With technical problems apparently solved in time for yesterday's election, Marylanders were left facing other issues in a still-imperfect voting process: outdated registration lists, construction projects - and the irresistible temptation of Thin Mints.
Election workers reported a quiet day at the polls, with a solid morning turnout before light rain moved across the state in the early afternoon.
Frank Thomas, 71, stood outside Thomas Johnson Elementary School in Baltimore as the rain began to fall, his hands tucked into his jacket. Now working with a campaign, he once served a similar duty as a police officer assigned to the polls in the 1950s and '60s.
"They didn't care if you had to go to the bathroom or not. You had to stay on that spot," he said.
Thomas expected a long day. "This governor's race is going to be nip and tuck all the way."
Diebold trainer David Bass spent the past five months preparing to handle any Election Day problems with his company's computerized polling equipment. What he got instead yesterday was a $250 cab ride around Baltimore delivering one of the most low-tech pieces of voting equipment - the so-called "mobility bracket."
The bracket - a metal, ruler-like stand about 10 inches long by an inch wide - helps prop up and stabilize the screen so disabled voters can more easily see it as they vote. Though disabled voters can vote without the bracket, election workers prefer to use it because voters are more comfortable and their privacy is protected.
When judges from 10 precincts called early in the morning to report the brackets missing, the Board of Elections' help desk staff promised to deliver them. But first, they wanted to make sure all the polls were open and any computer problems were fixed.
Bass, who left his home in Bowie before 5 a.m. and stopped at several polling places on his way in, arrived at the board's Fayette Street headquarters at 8:30 a.m. From there, he jumped into Joseph Powers Jr.'s waiting taxicab and headed out for the city elections warehouse on Franklintown Road to pick up the brackets.
That would be the beginning of a five-hour journey that would take him across the city several times - from the inner city to Roland Park - past delis and hair salons, corner bars and carry-outs. By the end of the day, he would shake dozens of election workers' hands, travel 45 miles - and never once leave city limits.
At the South Baltimore Learning Center in Federal Hill, election judge Denise Boyd reported "smooth sailing" with the Diebold machines.
But around 4 p.m., three high-tech Diebold voting machines sat unused while two people crowded at a table with a tri-folded sheet of cardboard that read, "Provisional Voting Booth."
Election judge Vanessa Robinson said most people filling out paper provisional ballots had shown up at the wrong polling center or had recently moved but hadn't updated their registration address. More than 330 voters checked in before the first technical glitch, she said.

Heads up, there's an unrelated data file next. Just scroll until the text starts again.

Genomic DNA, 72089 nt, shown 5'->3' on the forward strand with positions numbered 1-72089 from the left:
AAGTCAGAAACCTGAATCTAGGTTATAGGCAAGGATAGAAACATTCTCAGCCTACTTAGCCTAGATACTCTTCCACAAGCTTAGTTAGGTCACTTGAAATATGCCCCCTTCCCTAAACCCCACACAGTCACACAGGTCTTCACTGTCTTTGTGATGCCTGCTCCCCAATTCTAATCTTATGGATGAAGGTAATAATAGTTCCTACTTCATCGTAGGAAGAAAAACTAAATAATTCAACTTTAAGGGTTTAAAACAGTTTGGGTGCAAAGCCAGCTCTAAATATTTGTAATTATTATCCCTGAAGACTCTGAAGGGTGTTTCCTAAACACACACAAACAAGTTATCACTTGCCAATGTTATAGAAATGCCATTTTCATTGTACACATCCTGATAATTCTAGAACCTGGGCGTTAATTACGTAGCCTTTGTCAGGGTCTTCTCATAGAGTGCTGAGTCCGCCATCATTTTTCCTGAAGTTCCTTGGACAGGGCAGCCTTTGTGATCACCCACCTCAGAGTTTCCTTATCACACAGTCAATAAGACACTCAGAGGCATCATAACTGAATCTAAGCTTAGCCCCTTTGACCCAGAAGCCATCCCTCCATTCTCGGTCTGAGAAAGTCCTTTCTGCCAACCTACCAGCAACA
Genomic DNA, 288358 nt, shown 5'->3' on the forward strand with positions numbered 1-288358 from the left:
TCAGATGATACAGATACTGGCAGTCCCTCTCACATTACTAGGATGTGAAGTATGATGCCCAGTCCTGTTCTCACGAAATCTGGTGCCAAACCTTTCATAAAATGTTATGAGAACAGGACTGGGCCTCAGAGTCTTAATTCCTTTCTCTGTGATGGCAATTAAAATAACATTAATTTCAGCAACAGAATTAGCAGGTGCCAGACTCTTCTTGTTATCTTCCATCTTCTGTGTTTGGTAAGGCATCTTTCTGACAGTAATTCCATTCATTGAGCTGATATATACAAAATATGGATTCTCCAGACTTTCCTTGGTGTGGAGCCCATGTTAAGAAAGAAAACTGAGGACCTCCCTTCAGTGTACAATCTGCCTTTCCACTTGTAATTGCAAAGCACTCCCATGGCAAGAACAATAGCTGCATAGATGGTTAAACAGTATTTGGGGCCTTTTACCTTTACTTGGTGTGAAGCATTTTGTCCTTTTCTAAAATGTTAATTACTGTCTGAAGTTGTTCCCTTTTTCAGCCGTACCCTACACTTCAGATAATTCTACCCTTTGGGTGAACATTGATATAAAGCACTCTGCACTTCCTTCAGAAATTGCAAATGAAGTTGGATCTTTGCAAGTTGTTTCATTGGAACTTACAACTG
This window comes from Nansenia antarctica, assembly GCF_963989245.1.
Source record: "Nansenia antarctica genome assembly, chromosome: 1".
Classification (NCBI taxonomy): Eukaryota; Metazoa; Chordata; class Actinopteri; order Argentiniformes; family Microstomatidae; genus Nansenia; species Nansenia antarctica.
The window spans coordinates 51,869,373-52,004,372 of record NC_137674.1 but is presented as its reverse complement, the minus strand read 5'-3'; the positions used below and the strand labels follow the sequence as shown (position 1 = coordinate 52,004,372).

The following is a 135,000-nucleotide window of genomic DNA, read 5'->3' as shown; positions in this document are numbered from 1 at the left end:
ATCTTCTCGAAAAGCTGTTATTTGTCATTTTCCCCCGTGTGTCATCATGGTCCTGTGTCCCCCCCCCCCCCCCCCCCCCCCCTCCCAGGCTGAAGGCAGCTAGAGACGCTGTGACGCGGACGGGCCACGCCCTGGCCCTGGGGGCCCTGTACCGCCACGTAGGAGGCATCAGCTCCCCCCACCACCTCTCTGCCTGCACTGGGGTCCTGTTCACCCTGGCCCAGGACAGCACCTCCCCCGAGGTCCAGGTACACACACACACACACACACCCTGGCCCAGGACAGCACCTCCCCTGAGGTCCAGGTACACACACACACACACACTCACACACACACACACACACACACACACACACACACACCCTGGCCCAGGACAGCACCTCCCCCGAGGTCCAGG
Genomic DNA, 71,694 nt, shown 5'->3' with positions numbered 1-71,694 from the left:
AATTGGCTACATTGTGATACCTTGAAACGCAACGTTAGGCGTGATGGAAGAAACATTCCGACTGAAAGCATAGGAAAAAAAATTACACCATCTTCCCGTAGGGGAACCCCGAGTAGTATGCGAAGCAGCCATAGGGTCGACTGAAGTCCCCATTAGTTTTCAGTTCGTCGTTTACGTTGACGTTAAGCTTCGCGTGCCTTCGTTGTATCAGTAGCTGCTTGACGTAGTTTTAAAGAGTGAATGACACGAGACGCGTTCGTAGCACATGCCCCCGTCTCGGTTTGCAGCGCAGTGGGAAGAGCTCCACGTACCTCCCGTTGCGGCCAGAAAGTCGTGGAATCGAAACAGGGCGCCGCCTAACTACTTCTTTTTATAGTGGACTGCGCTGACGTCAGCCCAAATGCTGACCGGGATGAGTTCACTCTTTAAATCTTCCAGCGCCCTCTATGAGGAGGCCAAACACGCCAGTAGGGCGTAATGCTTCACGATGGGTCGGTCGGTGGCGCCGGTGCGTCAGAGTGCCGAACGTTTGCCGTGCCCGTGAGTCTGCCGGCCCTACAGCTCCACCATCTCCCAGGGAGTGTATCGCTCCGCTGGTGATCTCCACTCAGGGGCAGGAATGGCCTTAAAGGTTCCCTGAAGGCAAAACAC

Voters at one Harford County precinct were thwarted by a different type of Election Day obstacle: a road construction project on Route 152 that impeded access to the polling place at Fallston Middle School.
Early in the day, traffic approaching the school backed up as motorists were delayed by flagmen and detours. Many voters persevered and reached the site but expressed frustration about the delay, said Kim Atkins, interim director of the county's election board.
Seeking suggestions on how to improve traffic flow, Atkins placed a call to officials at the county's public works department. Within 30 minutes, the roadwork stopped for the rest of the day.
Meanwhile, at Milford Mill Academy in Baltimore County, construction workers had knocked down the exterior wall to the cafeteria on Monday, leaving it partially exposed to the elements. "This should keep you warm," said custodian Brian Goodloe to election judge Patrice Jordan, as he gave her a sweat shirt and she clapped her gloved hands.
Other problems were a bit more disconcerting.
Democratic election judge Fred Ateto spent several minutes helping a woman at Quarterfield Elementary School in Anne Arundel County find John McCarthy Jr. in the E-poll book. She asked that his name be taken off the electronic voter registration list - because he died last year.
"She shouldn't have to do that. It should be done at the hospital as soon as he dies. And how many are like this?" he said, gesturing to the two small E-poll books. "Thousands."
Privacy - or the lack thereof - was an issue for some voters. Without the traditional curtains in his Annapolis polling place, Peter Gelzinis IV, 23, said he felt exposed to the eyes of strangers while casting his vote.
"I don't like poll workers lingering around. ... It's very open and there's a lack of privacy," the St. John's College graduate student said.